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  • Blue Blocker Glasses

    I want to share my experiences with blue blocker glasses. I just discovered some that work wonders with my red swollen eyelids.

    I have Sjogrens so I have a history of red, swollen eyelids and dry eyes. In January, I had fairly extensive eyelid surgery on both eyes. The wounds healed on schedule, but the swelling and redness refused to diminish. At times, my eyes almost swelled shut. I tried warm packs, cold packs, steroids, antibiotics, everything the doctors could suggest.

    I work on the computer, so after 2 weeks, I had to go back online. I could feel my eyelids sizzling when I sat at the computer screen. I read somewhere that not only UV light (below 400 nm), but also the low wavelength blue light (sometimes called HEV, usually bounded by 400-500 nm) can negatively affect eyes. I also have Lupus, which makes me very UV sensitive on my skin. So I thought blue blockers might help me. I ordered some cheap yellow tinted glasses (eyekepper) and found slight relief. So I did some more research on blue blocking glasses. Most of the research and commercial applications are aimed at sleep disorders, but the science is the same. (And all of these glasses block all UV.)

    I chatted with the f.lux program people. They are very knowledgeable and have various custom programs people can put on their computers. I highly recommend communicating with them if you're interested in using f.lux to reduce your computer emissions. But none seemed to be just what I needed.

    Here is a good article on light sensitivity and blue blocking: https://glarminy.com/2016/05/06/blue...t-sensitivity/

    This article below follows up with specific brands of blue blocker glasses and their spectrograms showing how much of the blue light they filter. Most of the blue coatings that optical companies put on glasses filter out a very small portion of blue light. It helps with glare, but isn't helpful to people with medical issues (see for example., the spectrogram for BlueTech lenses in this reference).
    https://glarminy.com/2016/09/27/best...-filter-specs/

    First, I tried UVEX glasses (easy to find online) These are cheap and block all blue light. They're the gold standard and thus, good for figuring out whether blue blockers will help. They're also ugly, look like safety glasses, and don't fit well. But my eyes breathed a sigh of relief and the swelling and redness is going down steadily (along with cool packs). So I've now found other sources of better fitting glasses that work well. These are the ones I like (FWIW):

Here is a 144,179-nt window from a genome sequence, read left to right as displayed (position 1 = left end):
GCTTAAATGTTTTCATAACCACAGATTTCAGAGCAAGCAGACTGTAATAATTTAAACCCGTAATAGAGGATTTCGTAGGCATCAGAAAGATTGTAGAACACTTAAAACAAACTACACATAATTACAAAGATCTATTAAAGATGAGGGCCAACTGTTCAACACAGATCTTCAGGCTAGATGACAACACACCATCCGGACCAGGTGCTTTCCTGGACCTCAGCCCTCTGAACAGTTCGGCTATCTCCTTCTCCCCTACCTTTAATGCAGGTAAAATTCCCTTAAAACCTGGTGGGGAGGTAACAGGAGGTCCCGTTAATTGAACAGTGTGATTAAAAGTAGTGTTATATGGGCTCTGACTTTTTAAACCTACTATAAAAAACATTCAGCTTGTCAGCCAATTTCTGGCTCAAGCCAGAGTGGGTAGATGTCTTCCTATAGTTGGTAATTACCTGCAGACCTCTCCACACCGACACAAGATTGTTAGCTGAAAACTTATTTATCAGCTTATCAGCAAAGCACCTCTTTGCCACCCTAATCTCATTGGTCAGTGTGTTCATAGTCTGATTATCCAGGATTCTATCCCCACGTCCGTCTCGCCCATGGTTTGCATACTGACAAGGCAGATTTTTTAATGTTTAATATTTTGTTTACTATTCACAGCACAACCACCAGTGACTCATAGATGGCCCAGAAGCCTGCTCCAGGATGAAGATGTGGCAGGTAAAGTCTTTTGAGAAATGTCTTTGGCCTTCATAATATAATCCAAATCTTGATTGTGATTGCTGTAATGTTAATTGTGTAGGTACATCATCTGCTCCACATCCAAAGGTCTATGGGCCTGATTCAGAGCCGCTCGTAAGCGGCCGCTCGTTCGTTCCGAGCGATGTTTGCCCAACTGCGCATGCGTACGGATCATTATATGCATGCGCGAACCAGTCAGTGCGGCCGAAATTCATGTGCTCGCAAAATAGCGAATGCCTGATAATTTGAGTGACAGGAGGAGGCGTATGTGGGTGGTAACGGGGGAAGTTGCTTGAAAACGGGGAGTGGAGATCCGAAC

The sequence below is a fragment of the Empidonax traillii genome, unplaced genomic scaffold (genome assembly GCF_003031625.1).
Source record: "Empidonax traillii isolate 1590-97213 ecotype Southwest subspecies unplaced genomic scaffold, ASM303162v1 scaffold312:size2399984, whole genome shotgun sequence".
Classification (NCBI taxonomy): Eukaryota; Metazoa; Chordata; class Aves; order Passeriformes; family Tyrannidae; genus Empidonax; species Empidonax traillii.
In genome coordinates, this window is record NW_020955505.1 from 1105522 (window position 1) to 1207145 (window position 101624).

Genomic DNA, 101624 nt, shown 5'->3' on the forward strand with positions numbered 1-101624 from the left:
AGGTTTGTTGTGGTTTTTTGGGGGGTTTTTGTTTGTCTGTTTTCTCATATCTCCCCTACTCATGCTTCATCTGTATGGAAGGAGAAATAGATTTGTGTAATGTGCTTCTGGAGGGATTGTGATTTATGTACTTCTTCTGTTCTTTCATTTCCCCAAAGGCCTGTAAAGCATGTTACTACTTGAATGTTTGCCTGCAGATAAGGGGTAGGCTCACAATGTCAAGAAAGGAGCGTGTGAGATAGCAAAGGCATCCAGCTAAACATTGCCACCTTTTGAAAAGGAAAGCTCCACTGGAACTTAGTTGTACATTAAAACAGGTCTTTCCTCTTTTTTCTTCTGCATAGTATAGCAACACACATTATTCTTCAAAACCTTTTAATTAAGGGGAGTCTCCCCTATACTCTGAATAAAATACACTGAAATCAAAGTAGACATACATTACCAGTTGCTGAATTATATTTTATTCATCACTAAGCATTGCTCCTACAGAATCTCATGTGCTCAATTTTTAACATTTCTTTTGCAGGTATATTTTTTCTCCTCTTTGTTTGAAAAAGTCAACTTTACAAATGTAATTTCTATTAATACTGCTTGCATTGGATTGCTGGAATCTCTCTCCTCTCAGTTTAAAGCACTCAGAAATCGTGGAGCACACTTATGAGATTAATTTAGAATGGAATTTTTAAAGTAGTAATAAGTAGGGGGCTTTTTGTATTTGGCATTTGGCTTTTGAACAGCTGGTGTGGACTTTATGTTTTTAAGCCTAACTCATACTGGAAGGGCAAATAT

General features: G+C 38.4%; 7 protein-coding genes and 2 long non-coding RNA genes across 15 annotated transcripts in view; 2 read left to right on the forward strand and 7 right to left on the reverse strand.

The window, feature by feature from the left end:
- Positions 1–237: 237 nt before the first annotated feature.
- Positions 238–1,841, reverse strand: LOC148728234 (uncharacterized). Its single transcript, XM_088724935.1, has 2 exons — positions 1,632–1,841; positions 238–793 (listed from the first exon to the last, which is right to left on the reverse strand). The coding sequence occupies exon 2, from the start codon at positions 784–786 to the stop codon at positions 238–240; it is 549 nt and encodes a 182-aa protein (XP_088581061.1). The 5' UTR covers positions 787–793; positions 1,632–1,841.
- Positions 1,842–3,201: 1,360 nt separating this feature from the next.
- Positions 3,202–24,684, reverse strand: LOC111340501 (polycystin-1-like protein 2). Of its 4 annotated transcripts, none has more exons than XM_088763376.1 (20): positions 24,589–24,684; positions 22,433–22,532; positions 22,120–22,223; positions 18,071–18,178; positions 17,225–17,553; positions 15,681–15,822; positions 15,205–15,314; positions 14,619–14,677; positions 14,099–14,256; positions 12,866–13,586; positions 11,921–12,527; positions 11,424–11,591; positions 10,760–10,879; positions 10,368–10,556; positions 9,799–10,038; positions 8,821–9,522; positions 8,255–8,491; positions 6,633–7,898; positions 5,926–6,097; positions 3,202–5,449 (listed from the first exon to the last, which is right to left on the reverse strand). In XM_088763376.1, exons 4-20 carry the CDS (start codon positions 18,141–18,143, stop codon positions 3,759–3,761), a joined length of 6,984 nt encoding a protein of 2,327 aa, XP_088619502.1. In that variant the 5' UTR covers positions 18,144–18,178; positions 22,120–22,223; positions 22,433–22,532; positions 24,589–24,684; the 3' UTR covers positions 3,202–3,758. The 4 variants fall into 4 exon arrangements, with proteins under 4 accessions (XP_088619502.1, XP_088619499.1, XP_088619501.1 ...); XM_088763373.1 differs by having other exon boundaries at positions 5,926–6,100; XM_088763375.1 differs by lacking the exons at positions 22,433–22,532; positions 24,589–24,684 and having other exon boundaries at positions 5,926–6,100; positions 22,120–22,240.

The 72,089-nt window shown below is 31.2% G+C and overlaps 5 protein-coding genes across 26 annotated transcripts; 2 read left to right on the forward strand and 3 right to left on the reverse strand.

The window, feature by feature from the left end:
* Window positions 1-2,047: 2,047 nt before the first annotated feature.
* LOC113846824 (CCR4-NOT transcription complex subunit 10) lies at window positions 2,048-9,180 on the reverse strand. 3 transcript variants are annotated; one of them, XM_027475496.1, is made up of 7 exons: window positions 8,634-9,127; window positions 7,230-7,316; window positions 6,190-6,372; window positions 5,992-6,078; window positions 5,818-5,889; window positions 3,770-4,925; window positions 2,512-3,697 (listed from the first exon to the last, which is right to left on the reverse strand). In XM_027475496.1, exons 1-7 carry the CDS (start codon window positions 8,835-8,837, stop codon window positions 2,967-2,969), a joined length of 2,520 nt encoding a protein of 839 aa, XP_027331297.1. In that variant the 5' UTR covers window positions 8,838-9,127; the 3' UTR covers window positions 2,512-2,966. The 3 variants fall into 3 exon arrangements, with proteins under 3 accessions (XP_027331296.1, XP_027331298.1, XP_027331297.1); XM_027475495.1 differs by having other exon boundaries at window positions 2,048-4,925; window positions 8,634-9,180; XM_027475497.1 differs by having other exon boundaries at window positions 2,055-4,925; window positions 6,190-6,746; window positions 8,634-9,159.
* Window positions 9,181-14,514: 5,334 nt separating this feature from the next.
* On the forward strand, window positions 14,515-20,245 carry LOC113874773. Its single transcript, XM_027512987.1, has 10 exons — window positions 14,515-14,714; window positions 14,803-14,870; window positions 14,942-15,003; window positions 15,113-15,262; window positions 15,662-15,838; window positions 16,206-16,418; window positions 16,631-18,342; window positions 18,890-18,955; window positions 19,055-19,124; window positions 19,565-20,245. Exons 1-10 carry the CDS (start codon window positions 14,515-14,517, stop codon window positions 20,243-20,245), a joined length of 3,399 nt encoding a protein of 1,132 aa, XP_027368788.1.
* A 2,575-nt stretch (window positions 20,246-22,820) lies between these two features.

Spectra479 dot com. This is the only company that sells wraparound total blue blocker glasses. Mine are coming in the mail today, but they got great reviews.

    Readingglassesetc dot com sell regular looking eyeglasses, many styles, with different coating options that block out different portions of the blue spectrum. their darkest tint seems almost comparable with the UVEX glasses. And importantly, they come in both readers (1.0, 1.5, etc.) and prescription options for a reasonable price. They also provide the spectrograms which show the specific amounts of blue light blocked. I have trouble navigating to that page, so here is the link to the tint spectrograms: https://www.readingglassesetc.com/pa...ctrograms.html

    I also bought some Gunnar gaming glasses. They are made for computer use by gamers who spend long hours staring at a computer screen. I kept them even though the blue blocking is only partial. They're wraparound and extremely lightweight and comfortable (and look cool). I wear them when I go out so I don't look quite so freakish!

    Another company that sounds promising is NoIR, but they don't yet sell online.

    BTW, various of these glasses also make claims for improving sleep and diminishing migraines, so maybe they'll help in other ways!

    I hope this summary helps someone who wants to explore blue blocking. (And of course, I don't have any commercial interest in any of companies.)

  • #2
    BTW, Another thing I learned from my reading is that many patients who have cataract (and other?) surgery increase, at least temporarily, sensitivity to UV light.

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